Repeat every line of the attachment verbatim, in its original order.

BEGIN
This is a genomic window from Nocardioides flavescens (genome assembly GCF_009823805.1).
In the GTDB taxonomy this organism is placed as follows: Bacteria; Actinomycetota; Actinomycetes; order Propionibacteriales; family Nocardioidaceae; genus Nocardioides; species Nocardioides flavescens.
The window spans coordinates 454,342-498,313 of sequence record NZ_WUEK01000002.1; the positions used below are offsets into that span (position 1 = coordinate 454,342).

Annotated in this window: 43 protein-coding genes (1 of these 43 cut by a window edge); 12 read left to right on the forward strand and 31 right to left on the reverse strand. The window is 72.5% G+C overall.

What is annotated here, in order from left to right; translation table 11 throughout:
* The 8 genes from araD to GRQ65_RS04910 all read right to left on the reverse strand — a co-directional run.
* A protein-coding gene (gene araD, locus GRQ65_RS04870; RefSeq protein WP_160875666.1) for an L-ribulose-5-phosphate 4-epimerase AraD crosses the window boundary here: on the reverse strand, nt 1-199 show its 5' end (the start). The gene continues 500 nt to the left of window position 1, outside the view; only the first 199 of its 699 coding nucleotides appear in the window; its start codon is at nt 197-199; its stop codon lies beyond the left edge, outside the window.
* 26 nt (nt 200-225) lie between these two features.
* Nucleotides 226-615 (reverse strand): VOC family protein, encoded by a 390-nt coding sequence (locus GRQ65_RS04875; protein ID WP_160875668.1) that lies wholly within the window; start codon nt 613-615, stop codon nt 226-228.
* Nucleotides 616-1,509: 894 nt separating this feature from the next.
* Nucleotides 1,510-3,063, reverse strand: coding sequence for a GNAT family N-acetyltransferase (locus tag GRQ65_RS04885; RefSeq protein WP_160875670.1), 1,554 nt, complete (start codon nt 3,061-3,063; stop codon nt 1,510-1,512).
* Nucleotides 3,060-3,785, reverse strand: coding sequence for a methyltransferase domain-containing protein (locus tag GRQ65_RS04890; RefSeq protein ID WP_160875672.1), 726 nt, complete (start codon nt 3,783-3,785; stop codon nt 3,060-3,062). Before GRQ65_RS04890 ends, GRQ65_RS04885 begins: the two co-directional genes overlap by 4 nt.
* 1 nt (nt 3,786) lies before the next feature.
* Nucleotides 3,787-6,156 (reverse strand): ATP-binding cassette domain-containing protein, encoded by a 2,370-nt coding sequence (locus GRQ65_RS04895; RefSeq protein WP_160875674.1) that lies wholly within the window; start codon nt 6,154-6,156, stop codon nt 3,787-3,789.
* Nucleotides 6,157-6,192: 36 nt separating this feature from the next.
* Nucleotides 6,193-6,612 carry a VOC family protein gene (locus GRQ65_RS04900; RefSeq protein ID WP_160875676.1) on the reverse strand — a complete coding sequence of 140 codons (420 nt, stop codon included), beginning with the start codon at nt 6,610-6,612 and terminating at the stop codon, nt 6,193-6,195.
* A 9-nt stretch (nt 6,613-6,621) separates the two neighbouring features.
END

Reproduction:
This is a genomic window from Nocardioides flavescens (genome assembly GCF_009823805.1).
In the GTDB taxonomy this organism is placed as follows: Bacteria; Actinomycetota; Actinomycetes; order Propionibacteriales; family Nocardioidaceae; genus Nocardioides; species Nocardioides flavescens.
The window spans coordinates 454,342-498,313 of sequence record NZ_WUEK01000002.1; the positions used below are offsets into that span (position 1 = coordinate 454,342).

Annotated in this window: 43 protein-coding genes (1 of these 43 cut by a window edge); 12 read left to right on the forward strand and 31 right to left on the reverse strand. The window is 72.5% G+C overall.

What is annotated here, in order from left to right; translation table 11 throughout:
* The 8 genes from araD to GRQ65_RS04910 all read right to left on the reverse strand — a co-directional run.
* A protein-coding gene (gene araD, locus GRQ65_RS04870; RefSeq protein WP_160875666.1) for an L-ribulose-5-phosphate 4-epimerase AraD crosses the window boundary here: on the reverse strand, nt 1-199 show its 5' end (the start). The gene continues 500 nt to the left of window position 1, outside the view; only the first 199 of its 699 coding nucleotides appear in the window; its start codon is at nt 197-199; its stop codon lies beyond the left edge, outside the window.
* 26 nt (nt 200-225) lie between these two features.
* Nucleotides 226-615 (reverse strand): VOC family protein, encoded by a 390-nt coding sequence (locus GRQ65_RS04875; protein ID WP_160875668.1) that lies wholly within the window; start codon nt 613-615, stop codon nt 226-228.
* Nucleotides 616-1,509: 894 nt separating this feature from the next.
* Nucleotides 1,510-3,063, reverse strand: coding sequence for a GNAT family N-acetyltransferase (locus tag GRQ65_RS04885; RefSeq protein WP_160875670.1), 1,554 nt, complete (start codon nt 3,061-3,063; stop codon nt 1,510-1,512).
* Nucleotides 3,060-3,785, reverse strand: coding sequence for a methyltransferase domain-containing protein (locus tag GRQ65_RS04890; RefSeq protein ID WP_160875672.1), 726 nt, complete (start codon nt 3,783-3,785; stop codon nt 3,060-3,062). Before GRQ65_RS04890 ends, GRQ65_RS04885 begins: the two co-directional genes overlap by 4 nt.
* 1 nt (nt 3,786) lies before the next feature.
* Nucleotides 3,787-6,156 (reverse strand): ATP-binding cassette domain-containing protein, encoded by a 2,370-nt coding sequence (locus GRQ65_RS04895; RefSeq protein WP_160875674.1) that lies wholly within the window; start codon nt 6,154-6,156, stop codon nt 3,787-3,789.
* Nucleotides 6,157-6,192: 36 nt separating this feature from the next.
* Nucleotides 6,193-6,612 carry a VOC family protein gene (locus GRQ65_RS04900; RefSeq protein ID WP_160875676.1) on the reverse strand — a complete coding sequence of 140 codons (420 nt, stop codon included), beginning with the start codon at nt 6,610-6,612 and terminating at the stop codon, nt 6,193-6,195.
* A 9-nt stretch (nt 6,613-6,621) separates the two neighbouring features.